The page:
All that said, there is no player I’d rather watch under these extreme circumstances. The Lakers’ season goes into the category as one of the greatest crimes against the game if a crew with Kobe, Dwight Howard, Pau Gasol and Steve Nash doesn’t find its way into the postseason.
Would it have been nice to see the same sense of urgency in December that we all saw last night? Of course. In or out the postseason, a CSI crew will be needed to comb through the scattered wreckage of the Lakers’ regular season. There’s no way it was supposed to go down the way it has.
Kobe’s fingerprints will be all over the wreckage, along with those of Howard, Gasol, Nash, Jim Buss, Mitch Kupchak and just about anyone else inside the organization you want to throw in the mix.
“It’s bittersweet,” Pau Gasol said when asked about Bryant’s dominating performance against the Blazers, in which he played all 48 minutes in a non-overtime road game for the first time in his career. “Because, I think it’s spectacular and it’s very impressive and it’s remarkable to be able to play 48 minutes and score 47 points. That’s incredible. On the other hand, I’m a player that likes to see a little bit more ball movement and better balance. I’ve always been [like that]. That’s just how I perceive this game.
“But again, he was incredible tonight. He scored a tremendous amount of points that I never scored in my life. So, like I said, it was very impressive and it’s not something that you do every night, of course.”
It wouldn’t be necessary every night if the Lakers had worked these issues out earlier in the season. They’ve been riding this roller coaster since training camp, with established veterans trying to sort out their roles — first under Mike Brown and since those first five games under Mike D’Antoni. (more…)
HANG TIME HEADQUARTERS – That rant Vinny Del Negro unleashed on his team after Saturday night’s blowout loss to the Houston Rockets (sans James Harden) was not an elaborate pre-April Fool’s Day ruse. It was real.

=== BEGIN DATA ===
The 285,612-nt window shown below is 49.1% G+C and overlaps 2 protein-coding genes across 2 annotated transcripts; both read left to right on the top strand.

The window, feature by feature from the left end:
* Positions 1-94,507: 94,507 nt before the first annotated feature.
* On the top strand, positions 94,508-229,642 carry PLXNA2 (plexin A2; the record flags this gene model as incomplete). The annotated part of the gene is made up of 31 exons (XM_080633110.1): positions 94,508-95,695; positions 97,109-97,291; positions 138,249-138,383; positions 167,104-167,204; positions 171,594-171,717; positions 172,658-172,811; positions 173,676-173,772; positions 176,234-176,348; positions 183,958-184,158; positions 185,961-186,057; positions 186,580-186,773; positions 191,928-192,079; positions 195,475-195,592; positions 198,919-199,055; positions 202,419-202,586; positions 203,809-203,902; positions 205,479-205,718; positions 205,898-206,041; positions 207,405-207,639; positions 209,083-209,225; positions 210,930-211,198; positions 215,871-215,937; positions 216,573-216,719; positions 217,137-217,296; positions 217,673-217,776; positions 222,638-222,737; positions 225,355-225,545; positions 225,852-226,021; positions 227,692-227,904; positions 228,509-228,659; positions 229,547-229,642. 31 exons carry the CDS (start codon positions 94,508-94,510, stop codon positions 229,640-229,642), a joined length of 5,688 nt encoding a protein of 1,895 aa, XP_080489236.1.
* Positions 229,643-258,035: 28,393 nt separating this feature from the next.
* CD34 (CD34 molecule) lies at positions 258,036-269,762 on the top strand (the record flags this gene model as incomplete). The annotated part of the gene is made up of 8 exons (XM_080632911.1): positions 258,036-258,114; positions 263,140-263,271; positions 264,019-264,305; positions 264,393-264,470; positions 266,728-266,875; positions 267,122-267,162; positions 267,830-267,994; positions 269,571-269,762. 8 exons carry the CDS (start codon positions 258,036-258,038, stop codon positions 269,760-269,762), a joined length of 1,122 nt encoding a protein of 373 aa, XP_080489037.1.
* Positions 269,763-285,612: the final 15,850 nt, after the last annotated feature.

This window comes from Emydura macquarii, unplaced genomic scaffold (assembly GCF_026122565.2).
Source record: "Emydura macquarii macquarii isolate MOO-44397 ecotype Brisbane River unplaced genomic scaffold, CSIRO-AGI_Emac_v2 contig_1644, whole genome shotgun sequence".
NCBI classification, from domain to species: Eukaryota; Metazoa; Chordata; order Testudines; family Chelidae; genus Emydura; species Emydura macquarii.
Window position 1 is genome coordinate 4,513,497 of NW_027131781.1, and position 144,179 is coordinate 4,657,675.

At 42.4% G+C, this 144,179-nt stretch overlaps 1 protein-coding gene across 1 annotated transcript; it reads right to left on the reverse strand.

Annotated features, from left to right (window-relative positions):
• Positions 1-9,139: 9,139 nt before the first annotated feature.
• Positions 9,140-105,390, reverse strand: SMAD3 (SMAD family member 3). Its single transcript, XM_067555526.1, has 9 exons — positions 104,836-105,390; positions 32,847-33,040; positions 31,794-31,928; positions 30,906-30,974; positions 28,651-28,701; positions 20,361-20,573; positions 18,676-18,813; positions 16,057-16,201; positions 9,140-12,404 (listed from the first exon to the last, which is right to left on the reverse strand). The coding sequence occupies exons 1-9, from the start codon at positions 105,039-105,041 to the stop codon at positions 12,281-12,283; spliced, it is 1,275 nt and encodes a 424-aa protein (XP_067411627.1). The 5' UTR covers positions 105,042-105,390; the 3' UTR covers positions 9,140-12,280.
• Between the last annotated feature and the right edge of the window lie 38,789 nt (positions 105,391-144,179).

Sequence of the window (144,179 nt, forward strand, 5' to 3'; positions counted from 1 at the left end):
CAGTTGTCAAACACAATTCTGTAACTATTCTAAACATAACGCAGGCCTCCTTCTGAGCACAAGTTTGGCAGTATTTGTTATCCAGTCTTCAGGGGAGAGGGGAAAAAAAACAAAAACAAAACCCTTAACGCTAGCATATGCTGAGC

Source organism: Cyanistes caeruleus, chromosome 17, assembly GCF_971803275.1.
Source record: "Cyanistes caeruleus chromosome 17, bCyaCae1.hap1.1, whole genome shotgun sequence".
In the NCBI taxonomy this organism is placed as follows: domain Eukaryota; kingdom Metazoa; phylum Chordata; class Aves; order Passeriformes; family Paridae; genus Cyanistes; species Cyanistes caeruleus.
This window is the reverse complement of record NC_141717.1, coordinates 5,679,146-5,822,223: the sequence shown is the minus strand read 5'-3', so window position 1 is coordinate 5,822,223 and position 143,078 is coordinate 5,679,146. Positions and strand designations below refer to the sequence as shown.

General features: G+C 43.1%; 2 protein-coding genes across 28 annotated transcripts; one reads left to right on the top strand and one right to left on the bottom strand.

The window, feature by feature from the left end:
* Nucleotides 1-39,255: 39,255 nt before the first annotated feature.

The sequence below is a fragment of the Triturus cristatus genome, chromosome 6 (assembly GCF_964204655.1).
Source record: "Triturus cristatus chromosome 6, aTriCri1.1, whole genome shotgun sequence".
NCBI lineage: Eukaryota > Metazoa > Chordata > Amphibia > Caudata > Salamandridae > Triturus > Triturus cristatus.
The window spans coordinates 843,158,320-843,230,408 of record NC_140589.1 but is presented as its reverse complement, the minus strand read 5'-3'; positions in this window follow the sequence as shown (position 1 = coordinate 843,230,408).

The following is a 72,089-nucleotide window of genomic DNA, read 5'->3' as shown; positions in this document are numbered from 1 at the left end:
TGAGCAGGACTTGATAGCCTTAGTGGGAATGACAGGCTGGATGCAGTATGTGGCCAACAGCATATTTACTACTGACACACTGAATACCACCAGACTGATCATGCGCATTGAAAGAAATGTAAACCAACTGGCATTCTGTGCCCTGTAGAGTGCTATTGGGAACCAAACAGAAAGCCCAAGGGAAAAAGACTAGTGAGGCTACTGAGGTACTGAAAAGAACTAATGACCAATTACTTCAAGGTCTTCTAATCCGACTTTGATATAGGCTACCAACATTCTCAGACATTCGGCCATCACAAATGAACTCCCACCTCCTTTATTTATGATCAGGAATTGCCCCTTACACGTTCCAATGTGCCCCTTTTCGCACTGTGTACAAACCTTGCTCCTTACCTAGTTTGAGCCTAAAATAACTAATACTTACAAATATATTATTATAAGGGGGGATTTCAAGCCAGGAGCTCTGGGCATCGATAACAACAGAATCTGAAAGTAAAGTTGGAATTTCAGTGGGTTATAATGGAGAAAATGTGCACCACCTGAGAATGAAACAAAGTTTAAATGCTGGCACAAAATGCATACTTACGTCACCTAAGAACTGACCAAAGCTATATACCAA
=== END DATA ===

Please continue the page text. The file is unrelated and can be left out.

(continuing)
“They played harder than we did,” Del Negro said. “We were terrible. Our effort was terrible, our attitude was terrible, our urgency was terrible. Very disappointed. I didn’t see the fight in us tonight, and we need guys to step up.”
“We’re fighting for a spot, and we come out with that second-half — pretty much the whole game — effort. It was poor.” Del Negro said. “I know it’s the fourth game in five nights, but that’s no excuse. We’ve got plenty of depth. No excuses. I don’t believe in that.”
The vitriol … the disappointment … all of it was real.
With seemingly everything to play for — a top-three seed in the Western Conference playoffs, home-court advantage in the first round of the playoffs, simple professional pride — the Clippers cannot find the energy to finish the season the way they started (with a bang).
The Clippers have fallen off the mark in the second half of the season, squandering a league-best 32-9 start by stumbling their way to a .500 finish (17-17) with seven games remaining in the season. Chris Paul‘s MVP turn during All-Star weekend might very well serve as the lone highlight for the Clippers during the season’s stretch run if they can’t shake out of their funk.
Deciphering exactly what’s wrong with the Clippers from a schematic standpoint is basically a waste of time. They have certain deficiencies that cannot be cured this season unless both Blake Griffin and DeAndre Jordan magically locate reliable post moves overnight. That’s not meant as a slight to either of the talented young big men, it’s just a fact.
The Clippers are not capable of playing inside-out for long enough stretches to make other high-level teams uncomfortable. Kicking off a crucial, four-game home stand with a deflating loss to the Pacers is no way to inspire confidence. And when Paul, Jamal Crawford and the rest of the Clippers’ perimeter stars are taking turns struggling as well, it confirms all of the fears we’ve been expressing about this team since their second-half struggles began.
This is code red time for the Clippers. They’ve lost four of their last five games and the finger-pointing (direct and otherwise) has already begun. The effort and energy from the players seems to be lacking, suggesting an underlying issue between the players and the coach that is undefeated in terms of the final results (the coach always has to go).
Del Negro has taken a rather aggressive approach, tinkering with his rotations and even benching starters in an effort to jumpstart his team.
For any of this to be said on a team with some of the best locker room leadership in the league (Paul, Caron Butler, Grant Hill and Chauncey Billups) is a bit startling.